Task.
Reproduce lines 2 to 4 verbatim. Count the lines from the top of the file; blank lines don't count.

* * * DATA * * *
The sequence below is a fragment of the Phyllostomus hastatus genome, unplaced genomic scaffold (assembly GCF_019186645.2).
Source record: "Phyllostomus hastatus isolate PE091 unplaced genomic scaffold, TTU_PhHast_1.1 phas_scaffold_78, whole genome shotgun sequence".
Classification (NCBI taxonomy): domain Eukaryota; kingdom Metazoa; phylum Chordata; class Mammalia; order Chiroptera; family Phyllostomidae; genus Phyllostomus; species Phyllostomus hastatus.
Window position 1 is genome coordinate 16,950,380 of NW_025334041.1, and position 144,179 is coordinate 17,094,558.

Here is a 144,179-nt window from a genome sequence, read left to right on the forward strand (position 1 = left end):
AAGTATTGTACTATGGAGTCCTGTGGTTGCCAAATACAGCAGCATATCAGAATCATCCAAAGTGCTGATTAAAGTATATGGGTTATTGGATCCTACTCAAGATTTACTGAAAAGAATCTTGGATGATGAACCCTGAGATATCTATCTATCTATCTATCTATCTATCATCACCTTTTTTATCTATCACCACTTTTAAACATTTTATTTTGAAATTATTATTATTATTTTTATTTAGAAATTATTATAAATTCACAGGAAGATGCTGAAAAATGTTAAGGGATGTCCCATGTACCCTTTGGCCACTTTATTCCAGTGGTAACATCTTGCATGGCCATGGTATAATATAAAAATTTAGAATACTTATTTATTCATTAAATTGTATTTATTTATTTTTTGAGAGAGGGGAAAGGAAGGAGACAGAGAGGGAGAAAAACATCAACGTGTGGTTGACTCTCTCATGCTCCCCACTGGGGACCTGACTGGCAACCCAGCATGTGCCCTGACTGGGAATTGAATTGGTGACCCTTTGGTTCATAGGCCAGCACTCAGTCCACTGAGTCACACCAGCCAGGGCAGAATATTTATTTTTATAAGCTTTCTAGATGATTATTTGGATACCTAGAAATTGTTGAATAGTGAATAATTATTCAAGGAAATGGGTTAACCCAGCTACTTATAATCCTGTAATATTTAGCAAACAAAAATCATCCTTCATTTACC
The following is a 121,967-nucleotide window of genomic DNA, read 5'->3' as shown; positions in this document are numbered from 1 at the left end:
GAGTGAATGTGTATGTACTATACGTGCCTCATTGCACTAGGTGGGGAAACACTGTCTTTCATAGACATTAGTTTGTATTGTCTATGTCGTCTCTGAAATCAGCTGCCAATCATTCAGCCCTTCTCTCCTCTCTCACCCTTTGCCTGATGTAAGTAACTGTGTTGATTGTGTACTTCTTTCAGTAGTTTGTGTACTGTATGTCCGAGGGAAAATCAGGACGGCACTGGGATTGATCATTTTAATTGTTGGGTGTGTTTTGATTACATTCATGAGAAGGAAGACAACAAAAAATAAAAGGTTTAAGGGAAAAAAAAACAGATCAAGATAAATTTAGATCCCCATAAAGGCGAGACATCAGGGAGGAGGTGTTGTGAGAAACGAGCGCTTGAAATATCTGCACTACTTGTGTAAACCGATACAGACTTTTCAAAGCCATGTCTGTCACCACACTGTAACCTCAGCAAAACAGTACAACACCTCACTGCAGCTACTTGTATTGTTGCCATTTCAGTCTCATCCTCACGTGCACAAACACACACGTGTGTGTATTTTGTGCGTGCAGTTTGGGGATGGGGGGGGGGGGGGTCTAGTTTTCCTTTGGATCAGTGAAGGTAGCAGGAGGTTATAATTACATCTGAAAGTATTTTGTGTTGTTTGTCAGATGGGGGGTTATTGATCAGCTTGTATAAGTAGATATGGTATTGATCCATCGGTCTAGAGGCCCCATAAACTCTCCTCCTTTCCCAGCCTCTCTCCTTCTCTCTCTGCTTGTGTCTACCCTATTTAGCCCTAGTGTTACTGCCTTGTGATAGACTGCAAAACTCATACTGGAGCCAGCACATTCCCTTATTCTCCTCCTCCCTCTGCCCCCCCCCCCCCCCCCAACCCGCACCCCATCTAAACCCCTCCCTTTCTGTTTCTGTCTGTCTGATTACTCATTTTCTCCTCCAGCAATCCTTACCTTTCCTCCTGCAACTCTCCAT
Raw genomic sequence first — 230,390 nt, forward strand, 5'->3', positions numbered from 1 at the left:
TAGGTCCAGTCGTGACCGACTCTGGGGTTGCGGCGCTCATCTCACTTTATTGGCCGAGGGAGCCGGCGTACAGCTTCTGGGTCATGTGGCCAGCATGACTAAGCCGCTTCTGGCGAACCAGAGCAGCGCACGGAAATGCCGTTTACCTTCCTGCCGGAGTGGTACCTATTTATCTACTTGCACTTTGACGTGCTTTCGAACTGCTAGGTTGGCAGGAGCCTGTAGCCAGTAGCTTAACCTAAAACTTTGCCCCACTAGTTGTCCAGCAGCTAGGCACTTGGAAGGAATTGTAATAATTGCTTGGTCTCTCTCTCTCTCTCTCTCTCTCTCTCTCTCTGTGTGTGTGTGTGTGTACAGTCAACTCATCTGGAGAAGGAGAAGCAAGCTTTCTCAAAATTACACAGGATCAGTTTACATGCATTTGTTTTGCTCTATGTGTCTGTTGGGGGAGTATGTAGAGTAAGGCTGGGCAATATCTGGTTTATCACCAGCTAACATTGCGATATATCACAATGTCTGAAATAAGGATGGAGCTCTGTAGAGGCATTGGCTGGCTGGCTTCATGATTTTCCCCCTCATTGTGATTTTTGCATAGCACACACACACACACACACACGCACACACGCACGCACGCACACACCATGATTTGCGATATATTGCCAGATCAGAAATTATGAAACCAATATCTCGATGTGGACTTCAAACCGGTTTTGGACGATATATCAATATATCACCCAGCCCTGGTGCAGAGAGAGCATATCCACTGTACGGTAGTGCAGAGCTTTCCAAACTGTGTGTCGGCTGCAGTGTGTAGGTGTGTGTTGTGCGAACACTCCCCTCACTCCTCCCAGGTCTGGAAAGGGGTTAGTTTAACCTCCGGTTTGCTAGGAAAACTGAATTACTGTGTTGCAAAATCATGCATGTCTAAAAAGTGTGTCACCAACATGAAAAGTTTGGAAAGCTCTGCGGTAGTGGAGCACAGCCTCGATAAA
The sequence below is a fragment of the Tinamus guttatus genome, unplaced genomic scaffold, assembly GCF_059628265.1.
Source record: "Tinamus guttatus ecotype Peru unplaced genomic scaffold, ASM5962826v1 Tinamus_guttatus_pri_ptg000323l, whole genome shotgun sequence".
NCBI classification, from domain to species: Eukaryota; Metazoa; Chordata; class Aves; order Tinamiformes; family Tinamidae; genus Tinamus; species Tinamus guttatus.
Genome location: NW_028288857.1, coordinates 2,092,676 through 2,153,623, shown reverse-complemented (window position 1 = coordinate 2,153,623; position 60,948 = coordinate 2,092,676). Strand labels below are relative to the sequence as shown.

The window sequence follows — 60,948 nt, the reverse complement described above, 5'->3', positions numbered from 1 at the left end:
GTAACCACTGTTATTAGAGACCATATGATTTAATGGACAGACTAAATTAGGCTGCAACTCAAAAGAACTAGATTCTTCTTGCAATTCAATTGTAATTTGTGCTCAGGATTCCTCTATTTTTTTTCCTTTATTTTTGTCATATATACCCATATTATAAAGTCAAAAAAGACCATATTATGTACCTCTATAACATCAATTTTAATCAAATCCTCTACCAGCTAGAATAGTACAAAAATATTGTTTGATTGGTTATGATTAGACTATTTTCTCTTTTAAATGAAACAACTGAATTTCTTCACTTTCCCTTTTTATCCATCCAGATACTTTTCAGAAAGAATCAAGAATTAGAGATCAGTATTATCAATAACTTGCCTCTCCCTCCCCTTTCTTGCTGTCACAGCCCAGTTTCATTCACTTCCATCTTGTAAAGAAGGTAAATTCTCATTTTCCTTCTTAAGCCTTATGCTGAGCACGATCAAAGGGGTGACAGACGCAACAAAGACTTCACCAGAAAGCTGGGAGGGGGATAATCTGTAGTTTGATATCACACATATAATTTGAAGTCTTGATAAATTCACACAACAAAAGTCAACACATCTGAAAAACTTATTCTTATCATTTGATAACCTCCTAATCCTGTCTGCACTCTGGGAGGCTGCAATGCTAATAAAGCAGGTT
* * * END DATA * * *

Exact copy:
Source record: "Phyllostomus hastatus isolate PE091 unplaced genomic scaffold, TTU_PhHast_1.1 phas_scaffold_78, whole genome shotgun sequence".
Classification (NCBI taxonomy): domain Eukaryota; kingdom Metazoa; phylum Chordata; class Mammalia; order Chiroptera; family Phyllostomidae; genus Phyllostomus; species Phyllostomus hastatus.
Window position 1 is genome coordinate 16,950,380 of NW_025334041.1, and position 144,179 is coordinate 17,094,558.